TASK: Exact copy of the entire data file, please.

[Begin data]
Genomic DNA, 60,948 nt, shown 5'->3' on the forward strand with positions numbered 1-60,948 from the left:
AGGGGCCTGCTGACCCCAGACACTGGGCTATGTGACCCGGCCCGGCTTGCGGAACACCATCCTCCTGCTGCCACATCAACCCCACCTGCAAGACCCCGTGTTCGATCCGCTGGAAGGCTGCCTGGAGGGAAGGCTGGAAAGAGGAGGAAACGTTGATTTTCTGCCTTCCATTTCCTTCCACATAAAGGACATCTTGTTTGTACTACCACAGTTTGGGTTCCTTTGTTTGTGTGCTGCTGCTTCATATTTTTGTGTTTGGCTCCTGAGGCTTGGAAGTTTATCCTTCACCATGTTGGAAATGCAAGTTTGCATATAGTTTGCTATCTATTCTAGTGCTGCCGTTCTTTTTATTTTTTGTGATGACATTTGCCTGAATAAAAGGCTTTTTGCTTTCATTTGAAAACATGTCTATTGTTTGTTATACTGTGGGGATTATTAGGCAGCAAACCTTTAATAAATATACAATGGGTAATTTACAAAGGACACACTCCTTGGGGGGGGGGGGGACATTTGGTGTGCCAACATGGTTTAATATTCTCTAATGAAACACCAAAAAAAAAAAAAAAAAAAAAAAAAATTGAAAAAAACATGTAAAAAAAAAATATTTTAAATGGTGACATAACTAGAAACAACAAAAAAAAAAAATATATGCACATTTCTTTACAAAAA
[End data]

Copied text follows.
Genomic DNA, 60,948 nt, shown 5'->3' on the forward strand with positions numbered 1-60,948 from the left:
AGGGGCCTGCTGACCCCAGACACTGGGCTATGTGACCCGGCCCGGCTTGCGGAACACCATCCTCCTGCTGCCACATCAACCCCACCTGCAAGACCCCGTGTTCGATCCGCTGGAAGGCTGCCTGGAGGGAAGGCTGGAAAGAGGAGGAAACGTTGATTTTCTGCCTTCCATTTCCTTCCACATAAAGGACATCTTGTTTGTACTACCACAGTTTGGGTTCCTTTGTTTGTGTGCTGCTGCTTCATATTTTTGTGTTTGGCTCCTGAGGCTTGGAAGTTTATCCTTCACCATGTTGGAAATGCAAGTTTGCATATAGTTTGCTATCTATTCTAGTGCTGCCGTTCTTTTTATTTTTTGTGATGACATTTGCCTGAATAAAAGGCTTTTTGCTTTCATTTGAAAACATGTCTATTGTTTGTTATACTGTGGGGATTATTAGGCAGCAAACCTTTAATAAATATACAATGGGTAATTTACAAAGGACACACTCCTTGGGGGGGGGGGGGACATTTGGTGTGCCAACATGGTTTAATATTCTCTAATGAAACACCAAAAAAAAAAAAAAAAAAAAAAAAAATTGAAAAAAACATGTAAAAAAAAAATATTTTAAATGGTGACATAACTAGAAACAACAAAAAAAAAAAATATATGCACATTTCTTTACAAAAA